By Representative Brady Brammer, District 27
At what point does an emergency stop being an emergency?
Consider this simplistic litmus test: would you be offended if the Governor or your mayor took a short vacation? If your answer is “no,” we probably are no longer in an emergency.
This week, the legislature is declining to extend the emergency declaration related to COVID-19. My colleagues in the legislature take COVID-19 very seriously. However, they recognized the time for emergency measures has passed.
It is time for our response to mature and follow the process set forth by our constitution whereby laws are passed by the legislature and executed by the Governor. It is time for a return to the roles that the citizens elected these bodies to perform.
Emergencies arise from unexpected events that require immediate action. Think fires, floods and earthquakes. In March of this year, we had a legitimate emergency. COVID-19 was unexpected and required immediate action. As a result, the legislature delegated significant powers to our executive branch to provide an immediate and effective response.
Thanks to the actions of an engaged citizenry, our first responders and good leadership within the state, Utah has weathered COVID-19 remarkably well by virtually any metric. We have a low death rate, our hospitals are well below capacity (and never came close to overwhelming our capacity) and our unemployment rate is second best in the nation at 5.1%.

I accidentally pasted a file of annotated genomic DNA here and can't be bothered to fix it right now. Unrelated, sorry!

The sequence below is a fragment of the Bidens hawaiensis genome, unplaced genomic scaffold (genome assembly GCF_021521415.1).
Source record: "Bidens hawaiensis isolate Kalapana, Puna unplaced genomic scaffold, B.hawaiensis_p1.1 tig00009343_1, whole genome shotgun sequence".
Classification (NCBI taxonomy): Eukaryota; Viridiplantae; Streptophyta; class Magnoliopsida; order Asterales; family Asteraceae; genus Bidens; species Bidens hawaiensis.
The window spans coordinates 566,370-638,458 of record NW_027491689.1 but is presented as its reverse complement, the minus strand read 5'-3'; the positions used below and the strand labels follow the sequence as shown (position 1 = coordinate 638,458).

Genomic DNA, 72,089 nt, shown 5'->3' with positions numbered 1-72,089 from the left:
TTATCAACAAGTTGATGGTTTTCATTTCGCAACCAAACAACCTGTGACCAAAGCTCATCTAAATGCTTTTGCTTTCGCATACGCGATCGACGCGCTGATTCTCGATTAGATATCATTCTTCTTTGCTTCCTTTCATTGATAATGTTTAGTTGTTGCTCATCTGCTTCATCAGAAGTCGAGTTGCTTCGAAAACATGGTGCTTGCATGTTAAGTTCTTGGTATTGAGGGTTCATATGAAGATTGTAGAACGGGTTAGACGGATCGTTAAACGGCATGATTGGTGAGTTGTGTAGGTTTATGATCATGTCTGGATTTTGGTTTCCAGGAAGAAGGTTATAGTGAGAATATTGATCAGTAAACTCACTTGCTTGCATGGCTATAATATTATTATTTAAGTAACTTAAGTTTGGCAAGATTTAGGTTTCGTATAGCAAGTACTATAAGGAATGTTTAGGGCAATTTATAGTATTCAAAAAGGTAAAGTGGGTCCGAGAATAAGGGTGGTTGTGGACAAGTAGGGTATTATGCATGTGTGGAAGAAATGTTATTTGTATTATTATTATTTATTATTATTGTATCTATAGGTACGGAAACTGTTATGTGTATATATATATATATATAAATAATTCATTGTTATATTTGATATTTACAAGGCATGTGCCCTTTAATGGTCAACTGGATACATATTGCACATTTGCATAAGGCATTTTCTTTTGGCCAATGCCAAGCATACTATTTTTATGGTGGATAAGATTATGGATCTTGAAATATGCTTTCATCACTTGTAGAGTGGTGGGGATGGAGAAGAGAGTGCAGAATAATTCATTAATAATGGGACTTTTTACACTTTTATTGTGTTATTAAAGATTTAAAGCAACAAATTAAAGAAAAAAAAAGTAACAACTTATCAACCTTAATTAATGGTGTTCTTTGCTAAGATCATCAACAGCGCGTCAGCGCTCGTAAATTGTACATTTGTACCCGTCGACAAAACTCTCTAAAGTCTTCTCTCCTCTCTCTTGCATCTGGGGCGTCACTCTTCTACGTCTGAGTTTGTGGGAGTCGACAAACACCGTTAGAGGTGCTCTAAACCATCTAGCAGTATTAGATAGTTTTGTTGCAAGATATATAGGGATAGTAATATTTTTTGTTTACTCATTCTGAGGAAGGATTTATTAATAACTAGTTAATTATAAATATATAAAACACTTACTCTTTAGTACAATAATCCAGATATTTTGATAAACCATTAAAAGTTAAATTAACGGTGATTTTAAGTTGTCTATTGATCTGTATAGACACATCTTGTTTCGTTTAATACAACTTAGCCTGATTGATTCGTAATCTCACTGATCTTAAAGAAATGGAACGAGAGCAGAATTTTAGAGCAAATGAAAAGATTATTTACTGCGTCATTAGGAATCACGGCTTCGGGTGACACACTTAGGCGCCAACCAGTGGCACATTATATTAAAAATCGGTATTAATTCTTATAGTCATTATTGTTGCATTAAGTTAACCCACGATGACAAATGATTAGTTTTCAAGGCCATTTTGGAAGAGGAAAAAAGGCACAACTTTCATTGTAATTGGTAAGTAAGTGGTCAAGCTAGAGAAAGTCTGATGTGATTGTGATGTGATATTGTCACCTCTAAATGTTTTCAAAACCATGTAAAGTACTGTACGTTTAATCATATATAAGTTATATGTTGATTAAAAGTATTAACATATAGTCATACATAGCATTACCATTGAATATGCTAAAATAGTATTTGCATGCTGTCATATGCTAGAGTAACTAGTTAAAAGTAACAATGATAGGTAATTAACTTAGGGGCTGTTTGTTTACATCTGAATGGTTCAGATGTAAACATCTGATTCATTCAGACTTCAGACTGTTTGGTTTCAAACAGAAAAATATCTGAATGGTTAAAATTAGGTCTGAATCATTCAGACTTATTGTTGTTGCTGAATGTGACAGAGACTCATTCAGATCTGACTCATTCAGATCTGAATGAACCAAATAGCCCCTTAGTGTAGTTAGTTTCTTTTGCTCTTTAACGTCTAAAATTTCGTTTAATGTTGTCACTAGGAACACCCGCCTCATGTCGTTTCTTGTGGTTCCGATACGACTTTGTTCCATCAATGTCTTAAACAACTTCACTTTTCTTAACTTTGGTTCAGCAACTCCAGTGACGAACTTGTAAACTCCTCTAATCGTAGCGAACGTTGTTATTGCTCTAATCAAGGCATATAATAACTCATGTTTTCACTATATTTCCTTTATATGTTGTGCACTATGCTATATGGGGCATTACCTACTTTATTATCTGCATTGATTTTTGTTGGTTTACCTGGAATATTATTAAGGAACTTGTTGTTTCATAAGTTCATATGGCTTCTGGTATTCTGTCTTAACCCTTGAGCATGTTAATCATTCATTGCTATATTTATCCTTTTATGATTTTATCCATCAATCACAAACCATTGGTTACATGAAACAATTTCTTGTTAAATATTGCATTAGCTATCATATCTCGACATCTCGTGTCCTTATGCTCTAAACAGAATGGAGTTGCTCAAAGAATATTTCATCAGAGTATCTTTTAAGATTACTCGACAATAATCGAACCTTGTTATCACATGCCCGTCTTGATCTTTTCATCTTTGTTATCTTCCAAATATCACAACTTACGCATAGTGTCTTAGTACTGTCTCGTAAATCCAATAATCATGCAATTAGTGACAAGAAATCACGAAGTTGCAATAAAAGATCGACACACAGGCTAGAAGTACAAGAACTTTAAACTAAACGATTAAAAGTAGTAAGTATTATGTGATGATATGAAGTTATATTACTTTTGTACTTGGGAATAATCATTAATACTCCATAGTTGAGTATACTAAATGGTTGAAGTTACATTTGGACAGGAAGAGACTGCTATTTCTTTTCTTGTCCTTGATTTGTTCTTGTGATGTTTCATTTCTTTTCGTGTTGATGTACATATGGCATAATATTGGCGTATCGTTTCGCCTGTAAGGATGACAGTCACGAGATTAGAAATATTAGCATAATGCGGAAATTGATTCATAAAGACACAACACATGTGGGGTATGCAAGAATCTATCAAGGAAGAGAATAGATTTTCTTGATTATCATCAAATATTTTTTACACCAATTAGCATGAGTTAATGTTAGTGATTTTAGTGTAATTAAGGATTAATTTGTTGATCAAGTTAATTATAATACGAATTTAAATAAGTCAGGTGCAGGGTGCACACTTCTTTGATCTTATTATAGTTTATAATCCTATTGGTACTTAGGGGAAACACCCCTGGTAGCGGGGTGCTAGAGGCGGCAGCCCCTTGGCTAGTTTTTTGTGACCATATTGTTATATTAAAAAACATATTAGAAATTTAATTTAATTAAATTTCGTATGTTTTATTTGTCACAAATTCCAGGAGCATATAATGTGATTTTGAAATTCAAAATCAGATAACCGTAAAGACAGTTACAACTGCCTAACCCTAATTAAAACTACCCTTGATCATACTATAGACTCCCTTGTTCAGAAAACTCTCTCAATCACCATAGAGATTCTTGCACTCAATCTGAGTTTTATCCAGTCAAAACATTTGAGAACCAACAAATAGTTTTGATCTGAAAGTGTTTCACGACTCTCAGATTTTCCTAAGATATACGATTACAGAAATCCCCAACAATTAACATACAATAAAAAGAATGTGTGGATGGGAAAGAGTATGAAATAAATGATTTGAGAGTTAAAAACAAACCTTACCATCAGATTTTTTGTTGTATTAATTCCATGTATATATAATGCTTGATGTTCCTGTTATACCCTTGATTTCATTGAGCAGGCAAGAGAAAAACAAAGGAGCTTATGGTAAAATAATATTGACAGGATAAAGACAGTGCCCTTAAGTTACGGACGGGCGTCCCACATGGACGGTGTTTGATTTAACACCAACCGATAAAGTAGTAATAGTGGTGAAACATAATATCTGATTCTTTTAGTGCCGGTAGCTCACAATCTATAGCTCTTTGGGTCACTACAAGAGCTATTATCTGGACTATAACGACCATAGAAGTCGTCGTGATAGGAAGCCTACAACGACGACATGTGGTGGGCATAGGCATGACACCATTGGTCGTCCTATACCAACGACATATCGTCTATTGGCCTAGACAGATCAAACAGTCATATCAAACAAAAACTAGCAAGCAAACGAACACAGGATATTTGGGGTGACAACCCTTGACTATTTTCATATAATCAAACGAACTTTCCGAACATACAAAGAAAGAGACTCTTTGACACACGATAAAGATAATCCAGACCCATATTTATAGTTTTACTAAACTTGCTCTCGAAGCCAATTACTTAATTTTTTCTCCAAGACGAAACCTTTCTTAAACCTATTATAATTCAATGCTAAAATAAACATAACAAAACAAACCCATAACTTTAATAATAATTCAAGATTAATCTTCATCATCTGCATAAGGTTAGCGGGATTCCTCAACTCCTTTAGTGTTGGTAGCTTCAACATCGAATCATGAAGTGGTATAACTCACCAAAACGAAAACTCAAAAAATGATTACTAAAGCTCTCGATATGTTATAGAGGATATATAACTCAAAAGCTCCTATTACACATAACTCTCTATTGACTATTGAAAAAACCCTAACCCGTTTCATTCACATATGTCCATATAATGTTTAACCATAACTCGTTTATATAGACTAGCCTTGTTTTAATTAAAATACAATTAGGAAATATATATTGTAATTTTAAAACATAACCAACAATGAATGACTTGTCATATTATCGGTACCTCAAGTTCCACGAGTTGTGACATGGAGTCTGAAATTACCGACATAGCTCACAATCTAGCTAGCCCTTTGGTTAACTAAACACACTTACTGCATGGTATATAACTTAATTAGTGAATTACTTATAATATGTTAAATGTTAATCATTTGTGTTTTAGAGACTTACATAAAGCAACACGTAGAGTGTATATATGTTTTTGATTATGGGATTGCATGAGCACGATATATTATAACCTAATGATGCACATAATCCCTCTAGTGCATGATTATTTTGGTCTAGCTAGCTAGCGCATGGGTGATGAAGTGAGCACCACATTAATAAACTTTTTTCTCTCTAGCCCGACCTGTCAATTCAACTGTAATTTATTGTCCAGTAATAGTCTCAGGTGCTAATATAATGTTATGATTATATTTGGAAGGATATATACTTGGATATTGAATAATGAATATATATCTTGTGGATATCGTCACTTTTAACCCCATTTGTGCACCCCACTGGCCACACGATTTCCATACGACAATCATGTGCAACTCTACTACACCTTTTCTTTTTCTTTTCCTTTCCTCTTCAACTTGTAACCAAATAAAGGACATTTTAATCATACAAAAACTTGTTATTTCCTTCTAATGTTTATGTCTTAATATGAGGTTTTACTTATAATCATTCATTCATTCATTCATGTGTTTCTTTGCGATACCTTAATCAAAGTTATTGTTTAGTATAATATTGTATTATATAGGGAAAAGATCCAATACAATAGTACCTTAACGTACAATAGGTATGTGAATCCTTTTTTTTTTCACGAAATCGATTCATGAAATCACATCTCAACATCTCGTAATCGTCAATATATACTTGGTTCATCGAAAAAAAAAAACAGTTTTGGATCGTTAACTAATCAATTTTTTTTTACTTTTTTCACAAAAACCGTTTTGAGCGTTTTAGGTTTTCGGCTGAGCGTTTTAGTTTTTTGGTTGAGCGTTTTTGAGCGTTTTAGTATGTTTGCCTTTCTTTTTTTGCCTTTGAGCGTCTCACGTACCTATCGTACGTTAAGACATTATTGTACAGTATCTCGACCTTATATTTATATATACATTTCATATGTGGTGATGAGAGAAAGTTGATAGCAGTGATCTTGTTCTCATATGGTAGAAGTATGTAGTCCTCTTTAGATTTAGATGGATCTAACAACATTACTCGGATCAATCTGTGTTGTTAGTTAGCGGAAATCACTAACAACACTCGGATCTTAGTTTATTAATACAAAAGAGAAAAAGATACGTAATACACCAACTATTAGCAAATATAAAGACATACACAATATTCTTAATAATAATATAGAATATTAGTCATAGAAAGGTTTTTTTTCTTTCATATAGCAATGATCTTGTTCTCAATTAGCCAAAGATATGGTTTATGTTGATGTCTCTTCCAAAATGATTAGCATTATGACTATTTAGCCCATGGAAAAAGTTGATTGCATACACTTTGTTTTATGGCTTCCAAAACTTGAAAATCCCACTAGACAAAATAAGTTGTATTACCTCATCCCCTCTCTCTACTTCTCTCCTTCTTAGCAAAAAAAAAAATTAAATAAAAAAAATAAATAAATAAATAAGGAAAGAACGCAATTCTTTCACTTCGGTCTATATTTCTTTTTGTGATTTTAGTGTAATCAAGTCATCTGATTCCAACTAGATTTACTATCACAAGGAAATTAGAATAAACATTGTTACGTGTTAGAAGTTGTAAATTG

In large part, Governor Herbert has effectively managed this crisis. Moreover, various mayors and the legislature have stepped up to mitigate the damages, manage our budget and provide policies to directly assist the citizens of Utah through these difficult times.
Despite this success, our system of government is not built for indeterminate emergencies. A state of emergency is harmful. It disrupts lives, it inherently causes a temporary trampling of rights, it disregards the checks and balances of government and it creates a heightened anxiety that wears people out. These costs may be worth it in the short term but cannot be justified in the long run.
For example, the current long-term state of emergency has caused communication whiplash. The orders and directives move fast and change often. Should we wear masks? No masks? Face shields? Are you sure? What about rent?
I recently spoke with a teacher bemoaning the numerous changes and guidelines coming from numerous areas of government to tell them how to safely do their job. It has been maddening and confusing. The returned stability of our standard process of lawmaking is needed.
COVID-19 is no longer a four-alarm fire justifying the emergency sirens of a firetruck with Governor Herbert and your mayor to the rescue. It is still serious and still requires vigilance, but it is now a smoldering fire. The time for the emergencies is over and it is now time for thoughtful, cooperative legislation.
Moreover, citizens have shown they can evaluate and respond to risks to protect both themselves and their neighbors. Justifying paternalistic policies through continued declarations of emergency belittles our citizens and the trust they place in their leaders.
Part of being a good leader is knowing when to return the stewardship of legislative powers delegated for a task. With gratitude for their willingness to step up when called upon, I call upon our executive leaders to show the leadership we hoped for when we elected them. To be leaders that willingly relinquish power after the moment of crisis passes. To recognize that COVID-19 is no longer an emergency. Such an action does not diminish the seriousness of COVID-19. Rather, it elevates the role of our citizens, it honors the oath of office by supporting our separation of powers and it is a chance to show the character we believe you to possess.